430002 Understanding the Structural Arrangements of Stratum Corneum Lipids through Coarse-Grained and Fully Atomistic Molecular Dynamics Simulations

Wednesday, November 11, 2015: 3:15 PM
255B (Salt Palace Convention Center)
Timothy C. Moore, Christopher R. Iacovella and Clare McCabe, Chemical and Biomolecular Engineering, Vanderbilt University, Nashville, TN

The barrier function of the skin is known to be localized to its outermost layer, the stratum corneum (SC). Specifically, the rich lipid matrix that surrounds dead, flat corneocytes in the SC is thought to be the main barrier to chemical penetration through the skin. Although the chemical makeup of the SC is known, the molecular level details of its structure are not, with several different models proposed for the arrangement of the complex lipid mixture.  In this regard, molecular simulation presents a useful means to study such systems, providing a clear molecular level perspective of the ordering. However, to date, simulations of SC lipids have focused primarily on preassembled structures containing a small number of different lipids. While such studies have offered much insight into lipid-lipid and lipid-water interactions, it is likely that the preassembled structures are unduly influenced by their initial configuration, due to the low diffusivity of the lipids, and thus are not representative of the molecular structures present in the skin. As such, self-assembled structures may present a more realistic view of SC lipid systems, as the free energy landscape of these types of systems is likely rough, and observing a transition between different states may be highly unlikely in the timescales accessible to atomistic simulation.

     In this work, we present the results of molecular dynamics simulations using both atomistic and coarse-grained (CG) forcefields recently developed by our group.  The atomistic forcefield has been developed and validated within the CHARMM forcefield formalism1 and the CG model derived using the recently developed multi-state iterative Boltzmann inversion method.2 Specifically, CG models are used to capture the long timescales needed to observe self-assembly into bilayer/lamellar structures; these morphologies are then used to create preassembled configurations for atomistic models that should be more representative of low free energy structures found in SC lipid mixtures. These results provide a clear, robust understanding of the structural and morphological arrangement of lipids within the SC.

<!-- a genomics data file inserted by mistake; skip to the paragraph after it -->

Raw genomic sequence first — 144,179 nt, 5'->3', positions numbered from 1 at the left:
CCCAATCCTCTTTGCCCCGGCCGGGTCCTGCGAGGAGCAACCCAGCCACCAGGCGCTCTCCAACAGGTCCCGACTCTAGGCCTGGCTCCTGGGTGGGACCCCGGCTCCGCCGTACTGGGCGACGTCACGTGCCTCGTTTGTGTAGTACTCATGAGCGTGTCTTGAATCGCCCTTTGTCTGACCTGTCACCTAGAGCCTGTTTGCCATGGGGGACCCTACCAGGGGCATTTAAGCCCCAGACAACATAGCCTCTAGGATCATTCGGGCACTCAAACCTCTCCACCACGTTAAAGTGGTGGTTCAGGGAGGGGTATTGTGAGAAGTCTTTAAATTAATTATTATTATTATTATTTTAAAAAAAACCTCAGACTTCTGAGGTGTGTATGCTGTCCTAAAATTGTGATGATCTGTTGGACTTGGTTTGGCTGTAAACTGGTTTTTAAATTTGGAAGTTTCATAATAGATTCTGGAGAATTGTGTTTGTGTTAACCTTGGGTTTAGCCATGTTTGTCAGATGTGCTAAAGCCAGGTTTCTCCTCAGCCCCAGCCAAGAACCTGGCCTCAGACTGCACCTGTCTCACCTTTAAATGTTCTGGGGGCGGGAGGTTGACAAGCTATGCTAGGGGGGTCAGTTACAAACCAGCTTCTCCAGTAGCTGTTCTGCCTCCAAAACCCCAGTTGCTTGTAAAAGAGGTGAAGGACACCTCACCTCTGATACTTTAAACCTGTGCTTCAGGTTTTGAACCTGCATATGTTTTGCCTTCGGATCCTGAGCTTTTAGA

1. Guo, S.; Moore, T. C.; Iacovella, C. R.; Strickland, L. A.; McCabe, C. “Simulation study of the structure and phase behavior of ceramide bilayers and the role of lipid headgroup chemistry.” Journal of Chemical Theory and Computation 2013, 9, 5116–5126.

2. Moore, T. C.; Iacovella, C. R.; McCabe, C. “Derivation of coarse-grained potentials via multistate iterative Boltzmann inversion.” The Journal of Chemical Physics 2014, 140, 224104.

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See more of this Session: Computational Studies of Self-Assembly II
See more of this Group/Topical: Engineering Sciences and Fundamentals